The result of this will be obvious and none of it is good. I personally had seen some real light at the end of the tunnel by looking at the structure of the commodity board and observing that traders had been looking for some significant declines in food prices later this year. That had kept me optimistic on the inflation front that the current spikes in food costs were going to be coming to an end rather soon. Now I am not sure based on what Yellen has unleashed in these commodity markets.

These hot money flows could care less what any fundamentals might or might not be in the markets into which they pour. The buying orgy, (and that is how to best describe these damned funds) obliterates all the bids in its way and destroys any trader who might get short based on their analysis of the fundamentals in the markets that they are trading. In other words, Janet Yellen just injected another round of more extreme volatility into a sector that had begun to show some semblance of becoming a bit more well behaved.

The reason I know that this is a round of hot money is through the action of the spreads in the markets that I primarily trade in. The spreads have been blown to kingdom come today.

I am including a chart of gold here to show the annihilation of the shorts thanks to Ms. Yellen's comments. When the bulls were able to regain $1280 this morning, many of them began getting out. When $1300 was tried on the first round, some selling emerged but the market barely retreated. That give some strong longs the signal to begin pushing and push they did. Out went more shorts as the market kicked through $1302 and then it was almost a vertical shot north to $1317 as wave after wave of shorts' buy stops were nailed.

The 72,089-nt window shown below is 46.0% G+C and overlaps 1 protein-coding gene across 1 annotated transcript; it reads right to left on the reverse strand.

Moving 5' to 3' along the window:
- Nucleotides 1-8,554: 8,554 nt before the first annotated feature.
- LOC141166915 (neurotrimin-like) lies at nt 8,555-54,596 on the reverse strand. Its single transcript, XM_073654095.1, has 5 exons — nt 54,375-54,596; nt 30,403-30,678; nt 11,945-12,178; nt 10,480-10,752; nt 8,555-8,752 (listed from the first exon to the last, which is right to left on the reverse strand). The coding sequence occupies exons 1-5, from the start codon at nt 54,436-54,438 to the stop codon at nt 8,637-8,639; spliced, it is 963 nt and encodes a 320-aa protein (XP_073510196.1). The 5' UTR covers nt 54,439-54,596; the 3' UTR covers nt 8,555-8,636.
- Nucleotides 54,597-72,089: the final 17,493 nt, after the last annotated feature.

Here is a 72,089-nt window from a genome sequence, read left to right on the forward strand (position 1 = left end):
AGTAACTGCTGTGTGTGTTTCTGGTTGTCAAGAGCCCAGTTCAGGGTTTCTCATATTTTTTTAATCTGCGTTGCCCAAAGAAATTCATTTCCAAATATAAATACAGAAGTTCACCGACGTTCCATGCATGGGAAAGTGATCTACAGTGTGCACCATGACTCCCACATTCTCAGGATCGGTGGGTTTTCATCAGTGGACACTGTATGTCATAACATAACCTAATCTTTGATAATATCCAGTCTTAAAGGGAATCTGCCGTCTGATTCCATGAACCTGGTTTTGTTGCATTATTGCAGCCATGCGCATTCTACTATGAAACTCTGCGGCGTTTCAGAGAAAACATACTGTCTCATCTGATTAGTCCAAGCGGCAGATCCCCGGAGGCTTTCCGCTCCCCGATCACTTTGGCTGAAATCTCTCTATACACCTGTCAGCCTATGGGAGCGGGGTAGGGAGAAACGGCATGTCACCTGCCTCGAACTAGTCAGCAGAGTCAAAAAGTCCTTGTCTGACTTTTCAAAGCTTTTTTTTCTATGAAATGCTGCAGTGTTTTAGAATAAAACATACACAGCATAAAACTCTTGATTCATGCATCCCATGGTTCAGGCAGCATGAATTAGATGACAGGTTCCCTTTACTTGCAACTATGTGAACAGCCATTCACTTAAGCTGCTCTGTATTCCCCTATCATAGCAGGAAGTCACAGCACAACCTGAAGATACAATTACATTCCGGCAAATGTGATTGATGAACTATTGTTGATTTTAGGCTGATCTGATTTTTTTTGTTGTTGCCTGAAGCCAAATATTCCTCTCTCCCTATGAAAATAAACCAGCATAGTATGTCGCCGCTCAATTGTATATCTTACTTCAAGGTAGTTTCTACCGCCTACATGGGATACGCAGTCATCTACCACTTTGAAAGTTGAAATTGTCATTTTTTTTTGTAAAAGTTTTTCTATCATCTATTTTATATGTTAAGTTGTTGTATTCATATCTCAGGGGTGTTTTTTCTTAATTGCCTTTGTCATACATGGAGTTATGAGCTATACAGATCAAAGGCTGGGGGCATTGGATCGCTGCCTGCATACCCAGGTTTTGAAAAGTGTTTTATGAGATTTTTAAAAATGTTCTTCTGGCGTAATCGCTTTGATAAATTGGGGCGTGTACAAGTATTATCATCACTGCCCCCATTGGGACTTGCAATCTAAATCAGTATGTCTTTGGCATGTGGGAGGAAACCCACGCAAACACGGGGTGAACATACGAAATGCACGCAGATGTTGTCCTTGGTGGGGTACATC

You can see the next resistance zone noted on the chart -if the bulls best this, things are going to really heat up. Can they do it?


Again, as a trader I have to play with the cards that are dealt, but that does not mean I have to like the hand. If this is the start of a new trend/strategy among the big funds, and it is unclear if this is a one day wonder or something more, trading for a living just got even more difficult than it already was. Thanks Yellen - can you please just keep your mouth closed for a while?

42 comments:

  1. Well, the "Rip Your Face Off" rally appeared 1 day after I posted "This Is It!, It Is Now!!"

    Let's see how far it runs, so far volume is building and there is broad participation, even among the junker names, so this could go much farther than previous bear rallies.

    ReplyDelete
    Replies
    1. I somehow don't think it's Yellen alone causing the rally. Let's not forget the impact of ECB neg rate.

      It never dropped that hard in late May to begin w/ and a bull hammer on GDXJ chart on May 28th already signaled downside exhaustion. Then there's that ridiculous pile of managed money short in silver who had a record of more wrong than right (despite their flash in the pan success in April 2013) and now silver market proves them wrong ONCE MORE.

      Yellen only played a small part of it.

      Delete
  2. Where's Steve and the gang today?

    ReplyDelete
    Replies
    1. Got it Right; short Yen and corn; no pm positions; Argentina is showing us that sovereign debt is going to be a huge issue going forward; cb's can not keep phony rates down forever; watch out Yen bulls, Bass might be REAL right as his long standing objective is 250

      Delete